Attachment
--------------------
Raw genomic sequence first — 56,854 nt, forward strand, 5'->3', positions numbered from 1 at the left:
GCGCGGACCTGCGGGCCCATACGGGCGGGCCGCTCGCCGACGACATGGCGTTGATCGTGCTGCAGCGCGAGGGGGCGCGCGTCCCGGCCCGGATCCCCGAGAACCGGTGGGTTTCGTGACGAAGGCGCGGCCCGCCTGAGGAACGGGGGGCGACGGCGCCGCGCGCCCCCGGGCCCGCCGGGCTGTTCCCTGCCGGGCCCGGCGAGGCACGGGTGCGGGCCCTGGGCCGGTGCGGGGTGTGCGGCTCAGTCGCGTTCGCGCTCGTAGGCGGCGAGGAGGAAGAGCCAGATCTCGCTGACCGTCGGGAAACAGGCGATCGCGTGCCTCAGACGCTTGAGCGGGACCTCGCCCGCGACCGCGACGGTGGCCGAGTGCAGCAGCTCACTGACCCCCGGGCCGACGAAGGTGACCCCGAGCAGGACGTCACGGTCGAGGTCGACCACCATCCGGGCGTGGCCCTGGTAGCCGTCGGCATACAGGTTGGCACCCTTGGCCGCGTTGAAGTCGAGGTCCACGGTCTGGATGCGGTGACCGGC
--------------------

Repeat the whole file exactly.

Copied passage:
Raw genomic sequence first — 56,854 nt, forward strand, 5'->3', positions numbered from 1 at the left:
GCGCGGACCTGCGGGCCCATACGGGCGGGCCGCTCGCCGACGACATGGCGTTGATCGTGCTGCAGCGCGAGGGGGCGCGCGTCCCGGCCCGGATCCCCGAGAACCGGTGGGTTTCGTGACGAAGGCGCGGCCCGCCTGAGGAACGGGGGGCGACGGCGCCGCGCGCCCCCGGGCCCGCCGGGCTGTTCCCTGCCGGGCCCGGCGAGGCACGGGTGCGGGCCCTGGGCCGGTGCGGGGTGTGCGGCTCAGTCGCGTTCGCGCTCGTAGGCGGCGAGGAGGAAGAGCCAGATCTCGCTGACCGTCGGGAAACAGGCGATCGCGTGCCTCAGACGCTTGAGCGGGACCTCGCCCGCGACCGCGACGGTGGCCGAGTGCAGCAGCTCACTGACCCCCGGGCCGACGAAGGTGACCCCGAGCAGGACGTCACGGTCGAGGTCGACCACCATCCGGGCGTGGCCCTGGTAGCCGTCGGCATACAGGTTGGCACCCTTGGCCGCGTTGAAGTCGAGGTCCACGGTCTGGATGCGGTGACCGGC